The crisis sparked after the prime minister said he would back an opposition party candidate for president.
Nepal’s deputy prime minister and three other ministers have resigned from the ruling coalition after Prime Minister Pushpa Kamal Dahal said he planned to support a presidential candidate from an opposition party.
Rajendra Lingden, the deputy prime minister who was also minister for energy, water resources and irrigation, resigned on Saturday in protest, along with ministers for urban development and legal affairs, while a junior minister assisting Lingden also resigned.
“The coalition under which we joined the government is no longer intact,” Lingden told the Reuters news agency, adding that it would not be “appropriate for them to continue in government.”
Political analysts said the move did not suggest the fledgling government of Dahal, a former Maoist rebel who uses his nom de guerre Prachanda, was in any immediate trouble as he still enjoys majority support in parliament. However, they said the turmoil could lead to the formation of a new coalition.
On Friday, Dahal said he would support Ram Chandra Paudel of Nepal’s opposition Congress Party in next month’s presidential election, instead of the candidate of his coalition partner, the United Communist Marxist Leninist Party (UML). He did not give a reason for his decision, although Nepal’s Congress party is a longtime ally of Dahal’s Maoist Center party.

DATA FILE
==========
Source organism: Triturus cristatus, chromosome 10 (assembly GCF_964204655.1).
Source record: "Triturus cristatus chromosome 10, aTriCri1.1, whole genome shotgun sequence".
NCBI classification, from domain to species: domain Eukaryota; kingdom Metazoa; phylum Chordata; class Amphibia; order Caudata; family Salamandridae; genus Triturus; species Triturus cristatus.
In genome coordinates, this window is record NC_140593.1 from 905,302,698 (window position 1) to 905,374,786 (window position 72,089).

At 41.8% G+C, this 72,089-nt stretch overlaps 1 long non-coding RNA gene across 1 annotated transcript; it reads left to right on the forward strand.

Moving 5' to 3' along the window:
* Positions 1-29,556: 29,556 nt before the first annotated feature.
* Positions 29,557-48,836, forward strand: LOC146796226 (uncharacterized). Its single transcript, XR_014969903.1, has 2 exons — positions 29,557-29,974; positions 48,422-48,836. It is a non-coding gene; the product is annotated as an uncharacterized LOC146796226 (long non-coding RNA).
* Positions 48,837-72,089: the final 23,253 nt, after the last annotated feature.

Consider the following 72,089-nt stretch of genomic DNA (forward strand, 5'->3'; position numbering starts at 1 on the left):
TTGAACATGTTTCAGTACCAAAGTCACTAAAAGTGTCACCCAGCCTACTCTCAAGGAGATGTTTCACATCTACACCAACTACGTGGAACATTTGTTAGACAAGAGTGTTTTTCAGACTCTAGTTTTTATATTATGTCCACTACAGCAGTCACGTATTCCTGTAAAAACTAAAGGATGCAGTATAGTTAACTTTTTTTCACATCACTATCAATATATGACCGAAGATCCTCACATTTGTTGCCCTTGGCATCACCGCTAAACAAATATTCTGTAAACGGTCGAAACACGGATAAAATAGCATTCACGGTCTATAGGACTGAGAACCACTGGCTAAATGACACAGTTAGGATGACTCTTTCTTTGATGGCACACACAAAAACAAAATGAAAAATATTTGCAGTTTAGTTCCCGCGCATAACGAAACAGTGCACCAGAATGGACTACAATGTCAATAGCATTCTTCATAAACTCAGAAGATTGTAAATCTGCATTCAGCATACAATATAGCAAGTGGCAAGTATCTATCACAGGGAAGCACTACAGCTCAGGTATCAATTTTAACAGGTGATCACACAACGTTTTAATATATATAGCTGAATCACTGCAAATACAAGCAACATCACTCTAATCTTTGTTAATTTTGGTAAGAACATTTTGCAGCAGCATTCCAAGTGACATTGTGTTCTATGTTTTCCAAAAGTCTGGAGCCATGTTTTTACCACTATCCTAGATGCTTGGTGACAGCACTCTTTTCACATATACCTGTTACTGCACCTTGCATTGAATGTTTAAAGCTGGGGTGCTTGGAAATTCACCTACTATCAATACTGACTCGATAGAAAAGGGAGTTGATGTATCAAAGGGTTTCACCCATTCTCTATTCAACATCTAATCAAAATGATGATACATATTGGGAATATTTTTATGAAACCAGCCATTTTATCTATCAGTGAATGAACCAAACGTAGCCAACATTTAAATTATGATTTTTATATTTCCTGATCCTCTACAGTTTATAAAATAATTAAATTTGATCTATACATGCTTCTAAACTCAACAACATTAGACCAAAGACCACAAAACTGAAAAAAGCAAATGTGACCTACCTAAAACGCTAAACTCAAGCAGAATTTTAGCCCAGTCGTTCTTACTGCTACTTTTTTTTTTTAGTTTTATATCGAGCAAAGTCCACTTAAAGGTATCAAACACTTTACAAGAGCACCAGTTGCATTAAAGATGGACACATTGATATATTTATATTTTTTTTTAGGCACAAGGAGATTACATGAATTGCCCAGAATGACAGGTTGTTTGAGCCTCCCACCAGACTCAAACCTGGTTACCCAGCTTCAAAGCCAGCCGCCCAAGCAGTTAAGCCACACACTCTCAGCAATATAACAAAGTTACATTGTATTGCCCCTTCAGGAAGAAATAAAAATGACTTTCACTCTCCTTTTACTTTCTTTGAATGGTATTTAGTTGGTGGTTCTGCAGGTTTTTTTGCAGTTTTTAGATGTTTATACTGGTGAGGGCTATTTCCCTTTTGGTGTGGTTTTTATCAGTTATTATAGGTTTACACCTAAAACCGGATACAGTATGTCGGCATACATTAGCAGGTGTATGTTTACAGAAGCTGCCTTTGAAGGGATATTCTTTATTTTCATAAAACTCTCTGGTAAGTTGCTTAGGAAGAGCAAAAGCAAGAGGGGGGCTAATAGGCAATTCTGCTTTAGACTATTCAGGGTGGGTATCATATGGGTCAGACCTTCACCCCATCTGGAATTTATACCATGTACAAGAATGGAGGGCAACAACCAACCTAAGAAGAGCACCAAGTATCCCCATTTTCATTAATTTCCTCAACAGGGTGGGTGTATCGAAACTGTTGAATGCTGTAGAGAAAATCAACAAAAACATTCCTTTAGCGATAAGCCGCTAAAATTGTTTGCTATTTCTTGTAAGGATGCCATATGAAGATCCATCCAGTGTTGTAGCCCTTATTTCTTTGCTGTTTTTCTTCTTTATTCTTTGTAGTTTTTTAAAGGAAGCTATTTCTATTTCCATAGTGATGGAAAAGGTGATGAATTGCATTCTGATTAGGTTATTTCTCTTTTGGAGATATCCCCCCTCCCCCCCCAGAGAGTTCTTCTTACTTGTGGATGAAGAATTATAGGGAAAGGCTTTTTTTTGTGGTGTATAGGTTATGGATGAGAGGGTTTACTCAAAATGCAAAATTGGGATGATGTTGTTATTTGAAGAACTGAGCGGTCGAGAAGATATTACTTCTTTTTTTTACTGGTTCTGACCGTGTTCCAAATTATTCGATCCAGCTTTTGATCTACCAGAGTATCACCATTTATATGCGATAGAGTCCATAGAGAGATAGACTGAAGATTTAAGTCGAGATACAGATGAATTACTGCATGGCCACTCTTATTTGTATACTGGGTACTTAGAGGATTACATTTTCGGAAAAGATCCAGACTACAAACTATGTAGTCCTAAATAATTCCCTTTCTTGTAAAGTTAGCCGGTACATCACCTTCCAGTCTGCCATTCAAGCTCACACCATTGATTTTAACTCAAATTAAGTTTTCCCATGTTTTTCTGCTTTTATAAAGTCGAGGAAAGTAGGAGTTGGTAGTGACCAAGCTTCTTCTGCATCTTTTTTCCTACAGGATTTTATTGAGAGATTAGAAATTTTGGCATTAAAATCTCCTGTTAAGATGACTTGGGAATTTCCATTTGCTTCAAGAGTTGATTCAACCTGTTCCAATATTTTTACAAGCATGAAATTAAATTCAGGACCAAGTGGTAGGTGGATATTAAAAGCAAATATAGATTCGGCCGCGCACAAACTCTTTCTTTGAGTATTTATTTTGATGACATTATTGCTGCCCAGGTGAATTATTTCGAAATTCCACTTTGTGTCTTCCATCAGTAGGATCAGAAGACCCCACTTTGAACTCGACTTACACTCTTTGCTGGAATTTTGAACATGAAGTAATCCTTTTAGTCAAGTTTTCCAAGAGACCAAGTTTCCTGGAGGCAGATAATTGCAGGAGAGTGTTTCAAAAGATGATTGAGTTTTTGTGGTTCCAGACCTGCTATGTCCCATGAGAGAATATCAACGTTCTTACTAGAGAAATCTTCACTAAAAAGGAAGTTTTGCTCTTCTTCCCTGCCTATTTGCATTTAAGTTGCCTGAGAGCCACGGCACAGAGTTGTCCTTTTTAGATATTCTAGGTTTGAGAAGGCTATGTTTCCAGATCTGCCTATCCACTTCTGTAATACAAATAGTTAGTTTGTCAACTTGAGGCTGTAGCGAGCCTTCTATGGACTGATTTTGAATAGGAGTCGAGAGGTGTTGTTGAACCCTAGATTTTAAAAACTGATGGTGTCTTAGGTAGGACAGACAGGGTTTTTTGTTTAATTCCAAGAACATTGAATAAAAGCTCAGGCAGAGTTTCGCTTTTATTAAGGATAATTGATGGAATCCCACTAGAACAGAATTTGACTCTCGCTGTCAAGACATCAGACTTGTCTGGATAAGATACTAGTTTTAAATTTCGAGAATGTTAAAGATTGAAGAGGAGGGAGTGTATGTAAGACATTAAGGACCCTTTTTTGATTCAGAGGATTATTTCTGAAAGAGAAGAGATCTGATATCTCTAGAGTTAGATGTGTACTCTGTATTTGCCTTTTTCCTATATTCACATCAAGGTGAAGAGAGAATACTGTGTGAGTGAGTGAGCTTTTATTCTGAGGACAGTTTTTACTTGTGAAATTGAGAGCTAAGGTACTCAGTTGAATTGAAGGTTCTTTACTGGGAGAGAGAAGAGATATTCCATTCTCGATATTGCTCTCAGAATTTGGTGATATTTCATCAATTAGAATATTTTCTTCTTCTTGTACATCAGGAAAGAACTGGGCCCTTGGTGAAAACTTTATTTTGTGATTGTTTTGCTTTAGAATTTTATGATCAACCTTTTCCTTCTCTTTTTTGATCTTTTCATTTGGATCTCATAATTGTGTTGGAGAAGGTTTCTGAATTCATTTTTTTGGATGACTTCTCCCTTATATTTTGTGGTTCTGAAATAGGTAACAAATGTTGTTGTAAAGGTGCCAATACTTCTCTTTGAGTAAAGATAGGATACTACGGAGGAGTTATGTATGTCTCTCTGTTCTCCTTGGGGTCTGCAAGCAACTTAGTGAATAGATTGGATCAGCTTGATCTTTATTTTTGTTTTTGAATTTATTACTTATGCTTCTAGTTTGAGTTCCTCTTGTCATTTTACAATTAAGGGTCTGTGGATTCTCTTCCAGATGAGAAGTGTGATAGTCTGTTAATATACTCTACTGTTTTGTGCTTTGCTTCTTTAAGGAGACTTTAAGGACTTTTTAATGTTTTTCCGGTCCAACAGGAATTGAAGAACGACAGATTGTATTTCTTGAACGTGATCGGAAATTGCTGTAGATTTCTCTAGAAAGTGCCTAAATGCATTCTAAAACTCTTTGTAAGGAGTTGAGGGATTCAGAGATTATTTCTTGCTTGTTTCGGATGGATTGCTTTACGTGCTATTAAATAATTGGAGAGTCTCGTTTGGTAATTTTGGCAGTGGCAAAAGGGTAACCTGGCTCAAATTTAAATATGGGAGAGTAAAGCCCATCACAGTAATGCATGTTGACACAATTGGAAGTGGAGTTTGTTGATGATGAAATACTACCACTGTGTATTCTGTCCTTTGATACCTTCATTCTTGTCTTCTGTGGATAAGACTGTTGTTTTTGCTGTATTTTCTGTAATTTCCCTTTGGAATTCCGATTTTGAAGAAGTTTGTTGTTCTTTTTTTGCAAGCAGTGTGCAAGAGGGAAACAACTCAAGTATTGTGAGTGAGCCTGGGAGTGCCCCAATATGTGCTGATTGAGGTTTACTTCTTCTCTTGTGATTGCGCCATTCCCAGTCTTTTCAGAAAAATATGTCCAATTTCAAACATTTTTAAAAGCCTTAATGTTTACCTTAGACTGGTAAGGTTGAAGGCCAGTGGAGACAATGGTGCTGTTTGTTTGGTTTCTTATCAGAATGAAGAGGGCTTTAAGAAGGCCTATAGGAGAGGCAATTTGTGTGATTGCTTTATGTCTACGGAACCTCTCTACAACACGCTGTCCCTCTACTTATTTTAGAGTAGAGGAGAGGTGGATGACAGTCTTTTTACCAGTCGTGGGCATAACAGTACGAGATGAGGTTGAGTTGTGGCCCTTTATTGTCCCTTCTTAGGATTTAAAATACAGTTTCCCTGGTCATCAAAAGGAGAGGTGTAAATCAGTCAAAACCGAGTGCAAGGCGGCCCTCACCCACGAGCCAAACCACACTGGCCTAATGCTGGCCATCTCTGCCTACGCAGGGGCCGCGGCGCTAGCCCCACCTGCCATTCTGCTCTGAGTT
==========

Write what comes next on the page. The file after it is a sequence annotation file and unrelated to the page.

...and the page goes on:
The prime minister’s office confirmed that the four ministers had resigned, but did not say whether the resignations had been accepted.
Parliamentary elections were held in November, but no party won a majority, leading to the formation of a coalition government headed by Dahal.
It is his third time in power since his Maoist group abandoned a decade-long armed revolt that killed more than 17,000 people and joined a United Nations-assisted peace process and mainstream politics in 2006.
The Maoists won a majority of parliamentary seats in the 2008 elections, and Dahal became prime minister. However, he resigned a year later due to differences with the president.
Nestled between China and India, Nepal has seen 11 governments since it abolished its 239-year-old monarchy in 2008 and became a republic. Political instability has spooked investors and slowed the growth of its $40 billion economy.